School districts are multimillion dollar enterprises funded by public money. Accessible complete district organization / reporting line charts seem to have disappeared on all BC school district websites. Here in SD61 on the website, various departments may or may not have an org chart. Those that do are not connected overall.
Facilities: The SD61 Facilities Department chart looks relatively complete, though some names are out of date.
Educational Services: The Educational Services Department has no names attached to positions, and could go deeper to include the number of persons on teams.
Superintendent’s Department : The SD61 Superintendent’s Department organizational chart is missing some names, and reporting lines for the Learning Team head, Learning Support Team head, and Inclusive Learning Team head (no name) are unclear. Members of the teams are not shown, so for complete information for stakeholders, it would be desirable to show that level. Some of these teams have multiple members and it’s likely that some members are on more than one team.
Secretary-Treasurer’s Department / Information Technology Department / Human Resources Department : There appears to be no SD61 organization chart for the Secretary Treasurer’s Department, the Information Technology Department, or Human Resources Department.
Why is an organization chart with reporting lines desirable for SD61?
We all know that an org chart is a detailed representation of the organization’s structures and hierarchies that gives employees, parents, and other stakeholders a clear picture of reporting and supervision relationships, divisions of work, and levels of management.
An organization can lean toward centralized, where final decisions are made by just one or two individuals ; or decentralized, where final decisions are made within the team or department in charge of carrying out that decision. A complete org chart would make decision making end points clear for all stakeholders.
Formal organization charts do not recognize informal lines of communication and influence that exist in every enterprise but this level of influence by its nature, though it will always exist, cannot be charted. Some critics of organization charts claim that that org charts may encourage individuals to take a very narrow view of their jobs and may discourage the development of leadership skills in some employees. However, attention to development of opportunities for distributed leadership within clear reporting lines minimizes this possibility for those who do wish to move into leadership positions.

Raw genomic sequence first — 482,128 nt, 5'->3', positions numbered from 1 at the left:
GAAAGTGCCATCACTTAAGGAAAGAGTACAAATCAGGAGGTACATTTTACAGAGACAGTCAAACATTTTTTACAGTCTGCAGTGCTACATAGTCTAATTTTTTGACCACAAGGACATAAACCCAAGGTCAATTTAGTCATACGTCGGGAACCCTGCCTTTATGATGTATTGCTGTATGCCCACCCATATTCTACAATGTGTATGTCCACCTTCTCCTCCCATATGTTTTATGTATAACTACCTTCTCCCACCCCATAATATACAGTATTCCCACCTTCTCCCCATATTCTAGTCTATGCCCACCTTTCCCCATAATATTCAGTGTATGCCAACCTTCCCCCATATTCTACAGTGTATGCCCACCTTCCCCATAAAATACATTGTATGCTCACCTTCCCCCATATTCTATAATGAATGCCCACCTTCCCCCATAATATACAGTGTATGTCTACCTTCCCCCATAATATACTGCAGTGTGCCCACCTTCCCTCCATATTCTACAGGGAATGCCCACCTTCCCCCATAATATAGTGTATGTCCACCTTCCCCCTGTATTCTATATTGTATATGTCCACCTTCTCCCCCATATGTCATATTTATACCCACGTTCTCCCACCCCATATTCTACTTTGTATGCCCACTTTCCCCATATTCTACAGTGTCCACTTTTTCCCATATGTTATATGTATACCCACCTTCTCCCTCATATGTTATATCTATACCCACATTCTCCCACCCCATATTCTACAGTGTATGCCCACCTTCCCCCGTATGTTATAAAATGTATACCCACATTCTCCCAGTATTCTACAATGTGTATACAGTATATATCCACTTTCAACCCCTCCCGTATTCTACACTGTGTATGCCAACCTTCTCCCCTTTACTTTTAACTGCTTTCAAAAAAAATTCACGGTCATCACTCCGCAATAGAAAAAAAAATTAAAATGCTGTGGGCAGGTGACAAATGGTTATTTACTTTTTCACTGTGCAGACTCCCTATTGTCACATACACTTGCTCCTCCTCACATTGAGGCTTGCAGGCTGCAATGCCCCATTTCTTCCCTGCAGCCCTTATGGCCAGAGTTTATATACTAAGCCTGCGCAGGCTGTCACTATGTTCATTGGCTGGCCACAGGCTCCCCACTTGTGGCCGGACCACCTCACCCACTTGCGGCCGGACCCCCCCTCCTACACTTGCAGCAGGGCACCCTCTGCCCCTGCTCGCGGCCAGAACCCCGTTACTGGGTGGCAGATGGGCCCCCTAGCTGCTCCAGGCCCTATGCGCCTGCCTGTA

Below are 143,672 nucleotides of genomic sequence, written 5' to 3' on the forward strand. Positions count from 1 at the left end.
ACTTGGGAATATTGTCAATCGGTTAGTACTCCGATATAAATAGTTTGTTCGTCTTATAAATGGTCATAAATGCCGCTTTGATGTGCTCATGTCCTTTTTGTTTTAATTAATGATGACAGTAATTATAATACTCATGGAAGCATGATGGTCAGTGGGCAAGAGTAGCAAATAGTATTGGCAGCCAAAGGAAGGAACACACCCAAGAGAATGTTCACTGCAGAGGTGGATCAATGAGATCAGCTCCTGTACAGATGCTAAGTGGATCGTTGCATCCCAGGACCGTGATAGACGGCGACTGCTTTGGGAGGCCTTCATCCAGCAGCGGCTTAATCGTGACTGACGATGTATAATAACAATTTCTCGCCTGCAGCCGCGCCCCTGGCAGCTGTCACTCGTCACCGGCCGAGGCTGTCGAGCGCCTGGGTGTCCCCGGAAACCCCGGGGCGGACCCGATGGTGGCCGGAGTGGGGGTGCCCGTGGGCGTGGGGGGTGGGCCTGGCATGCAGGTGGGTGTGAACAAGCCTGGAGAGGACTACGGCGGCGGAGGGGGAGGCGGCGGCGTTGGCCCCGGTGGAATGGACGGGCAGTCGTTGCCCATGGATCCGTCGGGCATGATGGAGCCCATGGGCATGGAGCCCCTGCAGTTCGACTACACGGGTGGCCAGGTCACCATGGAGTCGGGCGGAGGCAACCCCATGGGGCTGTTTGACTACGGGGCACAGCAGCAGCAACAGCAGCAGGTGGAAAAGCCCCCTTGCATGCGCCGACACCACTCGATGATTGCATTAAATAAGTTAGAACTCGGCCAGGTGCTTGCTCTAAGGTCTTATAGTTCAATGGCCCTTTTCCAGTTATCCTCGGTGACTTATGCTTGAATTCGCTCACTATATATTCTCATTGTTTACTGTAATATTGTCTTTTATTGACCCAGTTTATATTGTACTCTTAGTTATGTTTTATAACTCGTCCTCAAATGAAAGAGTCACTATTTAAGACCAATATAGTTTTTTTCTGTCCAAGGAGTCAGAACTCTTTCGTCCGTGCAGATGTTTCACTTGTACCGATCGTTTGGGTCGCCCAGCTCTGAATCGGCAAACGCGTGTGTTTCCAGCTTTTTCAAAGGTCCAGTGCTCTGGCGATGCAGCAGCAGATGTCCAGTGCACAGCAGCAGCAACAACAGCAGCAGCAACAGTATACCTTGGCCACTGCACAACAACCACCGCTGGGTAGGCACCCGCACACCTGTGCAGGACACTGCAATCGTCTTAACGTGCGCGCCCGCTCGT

The apparent and interesting growth in cross-functional teams in SD61 increases the usefulness of an org chart for keeping track of working relationships and lines of supervision and accountability.
There are various ways to present an org chart, including linear, and circular. Currently, org charts are spread over various pages on the SD61 website; several do not go deep enough for stakeholder complete information, and not all departments have one. The structure of the multimillion dollar enterprise and major regional employer that is SD61 could be less opaque and much clearer for parent information / taxpayer purposes and for annual budget considerations and discussions.
- Paynter: 90% of revenue spent on employee salaries and benefits. This information aligns with overall view of strategic planning.
- Whiteaker: Not in support. Going very deep and going overboard. No names. Too time consuming to update and want flexibility for personnel. How will this support learning in the classroom? [Governance implies more than counting pencils or Chromebooks. For that matter, how will H.2, H.3, and H.4, all admirable motions I support, “support learning in the classroom”? Watch for whose motions commonly get this critique from Whiteaker and whose never do.]
- Hentze: Personally would find this helpful. What do staff think about the effort to maintain?
- Superintendent: Communications (Lisa MacPhail) found that people just want to know “who is the go to person” for an issue. We no longer operate with one person following up with another. We’re more linear, work in team, report to many different people.